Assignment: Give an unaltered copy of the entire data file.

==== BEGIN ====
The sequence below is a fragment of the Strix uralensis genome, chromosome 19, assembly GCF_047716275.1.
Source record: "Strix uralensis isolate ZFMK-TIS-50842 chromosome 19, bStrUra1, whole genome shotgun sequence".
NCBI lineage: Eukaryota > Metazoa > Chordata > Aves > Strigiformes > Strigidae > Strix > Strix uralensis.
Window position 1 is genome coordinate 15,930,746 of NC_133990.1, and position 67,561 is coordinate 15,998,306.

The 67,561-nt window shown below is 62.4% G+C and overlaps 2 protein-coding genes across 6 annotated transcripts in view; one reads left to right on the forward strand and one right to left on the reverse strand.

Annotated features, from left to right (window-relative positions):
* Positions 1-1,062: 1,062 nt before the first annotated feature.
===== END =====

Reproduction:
The sequence below is a fragment of the Strix uralensis genome, chromosome 19, assembly GCF_047716275.1.
Source record: "Strix uralensis isolate ZFMK-TIS-50842 chromosome 19, bStrUra1, whole genome shotgun sequence".
NCBI lineage: Eukaryota > Metazoa > Chordata > Aves > Strigiformes > Strigidae > Strix > Strix uralensis.
Window position 1 is genome coordinate 15,930,746 of NC_133990.1, and position 67,561 is coordinate 15,998,306.

The 67,561-nt window shown below is 62.4% G+C and overlaps 2 protein-coding genes across 6 annotated transcripts in view; one reads left to right on the forward strand and one right to left on the reverse strand.

Annotated features, from left to right (window-relative positions):
* Positions 1-1,062: 1,062 nt before the first annotated feature.